Posts from the ‘Locations for photography’ Category
Writing about the Salar de Uyuni as a photographic destination and avoiding producing a simple eulogy for this astounding location is going to be difficult and, to be honest, I’m not going to try overly hard to achieve that. I do intend, however, in amongst the superlatives which will doubtless follow, to describe the area in terms of how it can be used for photography, what I think works and how to approach it logistically.
I should also point out that I’m deliberately separating the salar from the Andes of southern Bolivia, which are immediately south of it. It would be natural – at least for anyone who’s travelling a long way to visit the salar – to combine the two areas, and I’ve done so twice now, but since they’re radically different in character I’ve decided to write another article in a week or so describing the lagoons of Bolivia and the Atacama desert, in Chile.
I am not attempting to describe every facet of the logistics or photographic options here. Details such as climate, available accommodation and transport, etc. are all available on numerous sites. This article covers primarily those items most closely related to making a successful photographic trip.
Firstly, a little of the eulogy thing and a few large numbers…
I’m a fan of barren, deserted places and wide expanses. I’m also rather enthusiastic about mountains. The Salar de Uyuni is 10,582 square kilometres (4,086 square miles) of salt, surrounded by Andean peaks and varying in thickness from ‘very little’, at the edges, to several metres over most of its area. Very approximately, it’s circular and about 100km across, slightly more in many places since it’s more of a blob than a circle. There are a few islands in this ancient, salt sea and they demonstrate the origins of the place by being composed of rock and coral, still remarkably sharp after something like 30-40,000 years since the water disappeared; one of my boots, whose toe I carelessly dragged across a piece, attests to that.
That’s enough of impressive numbers: the Wikipedia item, unsurprisingly, has a wealth of statistics and details on the geomorphology, with lots of ‘…x times larger than salt flat y…’ and similar comparisons with smaller, lower, thinner, less white salt flats! Ah yes, one last number: it’s 3,656m. above sea level, give or take less than half a metre at any point. That’s a pertinent figure to which I’ll return below under ‘altitude logistics’.
In summary: it’s a huge, startlingly flat area of very old salt dotted with cactus-covered, coral islands and with a backdrop of volcanoes. What’s not to like, at least in terms of spectacle and photographic opportunity? Admittedly, I wouldn’t want to attempt to live on it: doing so would surely be a brief and uncomfortable experience! Living temporarily on the edge of it, on the other hand, and taking daily excursions out to the islands, or to areas of nothing but salt, is fantastic! It’s about as close to other-worldly as I’ve ever come in a fair bit of travel. Forgetting about photography, just being on the salar is a brilliant experience and I’d recommend it very highly indeed.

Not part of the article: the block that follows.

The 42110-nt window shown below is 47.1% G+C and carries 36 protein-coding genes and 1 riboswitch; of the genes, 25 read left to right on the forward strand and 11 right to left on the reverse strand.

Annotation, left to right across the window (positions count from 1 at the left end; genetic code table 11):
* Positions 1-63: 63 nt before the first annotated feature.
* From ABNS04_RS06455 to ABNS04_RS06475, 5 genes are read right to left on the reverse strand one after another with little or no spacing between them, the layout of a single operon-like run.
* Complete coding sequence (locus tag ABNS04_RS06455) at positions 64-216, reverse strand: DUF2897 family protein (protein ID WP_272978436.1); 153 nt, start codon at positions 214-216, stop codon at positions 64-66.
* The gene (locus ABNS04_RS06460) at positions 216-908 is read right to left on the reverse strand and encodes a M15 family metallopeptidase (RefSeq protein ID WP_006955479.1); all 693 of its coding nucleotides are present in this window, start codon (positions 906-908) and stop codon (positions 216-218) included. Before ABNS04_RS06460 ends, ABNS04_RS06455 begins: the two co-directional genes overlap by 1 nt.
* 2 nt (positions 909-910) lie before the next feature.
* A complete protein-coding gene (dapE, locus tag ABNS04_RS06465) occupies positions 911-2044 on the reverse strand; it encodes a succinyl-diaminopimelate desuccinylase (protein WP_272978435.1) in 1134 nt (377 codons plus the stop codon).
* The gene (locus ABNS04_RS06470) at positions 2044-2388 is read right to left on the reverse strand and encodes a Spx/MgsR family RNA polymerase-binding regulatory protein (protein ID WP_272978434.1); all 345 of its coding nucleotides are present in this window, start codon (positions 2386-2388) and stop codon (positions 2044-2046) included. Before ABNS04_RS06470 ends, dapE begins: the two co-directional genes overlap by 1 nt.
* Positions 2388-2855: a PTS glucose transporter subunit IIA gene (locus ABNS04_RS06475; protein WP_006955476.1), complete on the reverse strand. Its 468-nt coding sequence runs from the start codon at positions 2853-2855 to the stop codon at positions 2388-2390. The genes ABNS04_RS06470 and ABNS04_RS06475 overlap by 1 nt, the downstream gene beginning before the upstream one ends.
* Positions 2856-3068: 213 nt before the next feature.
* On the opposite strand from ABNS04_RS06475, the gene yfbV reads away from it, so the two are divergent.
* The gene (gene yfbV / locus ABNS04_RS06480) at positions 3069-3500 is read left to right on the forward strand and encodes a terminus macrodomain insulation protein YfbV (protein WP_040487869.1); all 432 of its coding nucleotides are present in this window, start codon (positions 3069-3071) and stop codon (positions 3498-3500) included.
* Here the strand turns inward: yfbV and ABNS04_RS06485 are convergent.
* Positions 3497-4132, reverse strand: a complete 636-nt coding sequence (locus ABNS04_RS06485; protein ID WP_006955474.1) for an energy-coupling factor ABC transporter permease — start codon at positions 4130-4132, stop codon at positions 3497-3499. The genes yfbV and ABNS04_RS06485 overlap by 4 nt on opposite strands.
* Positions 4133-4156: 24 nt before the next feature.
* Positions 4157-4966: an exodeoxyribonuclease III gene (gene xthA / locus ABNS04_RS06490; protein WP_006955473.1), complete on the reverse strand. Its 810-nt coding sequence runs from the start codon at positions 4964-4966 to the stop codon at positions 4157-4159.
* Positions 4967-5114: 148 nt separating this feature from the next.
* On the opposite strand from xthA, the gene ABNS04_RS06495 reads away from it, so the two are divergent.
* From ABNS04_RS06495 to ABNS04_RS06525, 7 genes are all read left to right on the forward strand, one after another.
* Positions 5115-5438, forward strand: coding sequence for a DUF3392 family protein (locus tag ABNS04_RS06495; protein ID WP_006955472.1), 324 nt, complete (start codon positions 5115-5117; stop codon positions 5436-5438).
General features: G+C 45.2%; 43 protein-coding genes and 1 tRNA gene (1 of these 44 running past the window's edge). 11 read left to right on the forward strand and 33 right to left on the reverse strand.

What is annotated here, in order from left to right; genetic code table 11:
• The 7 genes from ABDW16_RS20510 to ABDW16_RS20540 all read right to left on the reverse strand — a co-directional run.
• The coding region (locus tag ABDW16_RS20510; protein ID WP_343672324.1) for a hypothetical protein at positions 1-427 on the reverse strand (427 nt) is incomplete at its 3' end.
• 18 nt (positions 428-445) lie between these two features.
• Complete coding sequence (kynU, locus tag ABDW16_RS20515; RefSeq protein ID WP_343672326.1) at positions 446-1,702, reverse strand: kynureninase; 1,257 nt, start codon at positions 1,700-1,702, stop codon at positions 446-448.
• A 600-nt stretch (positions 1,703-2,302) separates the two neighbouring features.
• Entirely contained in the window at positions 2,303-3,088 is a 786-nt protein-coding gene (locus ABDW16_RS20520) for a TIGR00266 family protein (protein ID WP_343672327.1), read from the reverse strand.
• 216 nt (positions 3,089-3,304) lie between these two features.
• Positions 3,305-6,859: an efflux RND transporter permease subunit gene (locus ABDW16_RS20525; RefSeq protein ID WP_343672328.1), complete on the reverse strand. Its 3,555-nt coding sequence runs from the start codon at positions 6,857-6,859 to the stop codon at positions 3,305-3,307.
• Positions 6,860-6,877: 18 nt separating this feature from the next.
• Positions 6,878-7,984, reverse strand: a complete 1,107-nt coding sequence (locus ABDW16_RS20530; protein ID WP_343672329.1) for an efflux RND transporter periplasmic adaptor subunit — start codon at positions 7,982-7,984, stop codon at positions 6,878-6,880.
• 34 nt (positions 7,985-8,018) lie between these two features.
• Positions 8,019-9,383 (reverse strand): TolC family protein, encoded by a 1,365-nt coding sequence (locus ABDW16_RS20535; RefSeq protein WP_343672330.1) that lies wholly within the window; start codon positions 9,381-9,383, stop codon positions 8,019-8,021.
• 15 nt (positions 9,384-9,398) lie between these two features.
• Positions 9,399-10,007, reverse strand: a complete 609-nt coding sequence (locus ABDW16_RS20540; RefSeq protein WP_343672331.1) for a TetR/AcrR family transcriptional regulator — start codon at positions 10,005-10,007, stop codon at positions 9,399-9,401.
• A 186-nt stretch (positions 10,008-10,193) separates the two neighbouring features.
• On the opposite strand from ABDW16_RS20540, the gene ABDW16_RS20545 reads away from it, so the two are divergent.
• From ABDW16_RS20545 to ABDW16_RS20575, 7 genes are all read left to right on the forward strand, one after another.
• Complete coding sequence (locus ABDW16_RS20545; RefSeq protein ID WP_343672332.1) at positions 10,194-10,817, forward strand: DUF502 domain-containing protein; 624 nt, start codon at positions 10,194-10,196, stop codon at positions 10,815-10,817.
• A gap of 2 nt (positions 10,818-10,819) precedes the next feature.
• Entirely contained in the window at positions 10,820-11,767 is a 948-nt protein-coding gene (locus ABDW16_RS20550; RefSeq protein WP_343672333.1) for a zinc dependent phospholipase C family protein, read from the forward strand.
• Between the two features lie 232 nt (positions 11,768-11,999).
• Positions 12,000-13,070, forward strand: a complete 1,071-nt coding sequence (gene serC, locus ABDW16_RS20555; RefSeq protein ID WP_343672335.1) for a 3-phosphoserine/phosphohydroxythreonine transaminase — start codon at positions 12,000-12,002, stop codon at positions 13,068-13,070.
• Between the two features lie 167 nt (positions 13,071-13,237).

OK, that’s most of the obvious superlatives used up so I’ll talk about photographic opportunities and logistics a little before returning to the extreme words a little later in this article.
So what is there to photograph?
At the risk of being trite: salt. Salt in lots of different patterns though, and in quantities which are pretty close to indescribable in their sheer enormity. As a foil to the salt, there are the islands. These are mostly covered with very large numbers of cacti – large cacti of the ‘several metres high’ variety – which grow in amongst the coral and rock and can be used to make excellent images as the low sunlight catches them (though not by me it seems – I was obsessing over the salt flat itself and failed to notice the photographic potential of backlit cacti).
Returning to salt… The annual cycle of water on the salar – sometimes it floods briefly and very shallowly to produce a giant mirror which can be used for stunning ‘reflected sky’ images – means that the surface forms several different types of patterns. They’re all stages on the way to becoming the classic ‘hexagonal ridges on a fine, flat surface’, which means that different areas will have, variously, lots of tiny cones, zig-zag lines, a mixture of these with visible hexagons, and the full hexagons themselves, not to mention a broad gamut of in-between stages. This variety of surface – whose changes in nature can be felt as you drive across it in the dark – is fascinating. At least, it’s fascinating to me as I like the wide range of potential foreground patterns.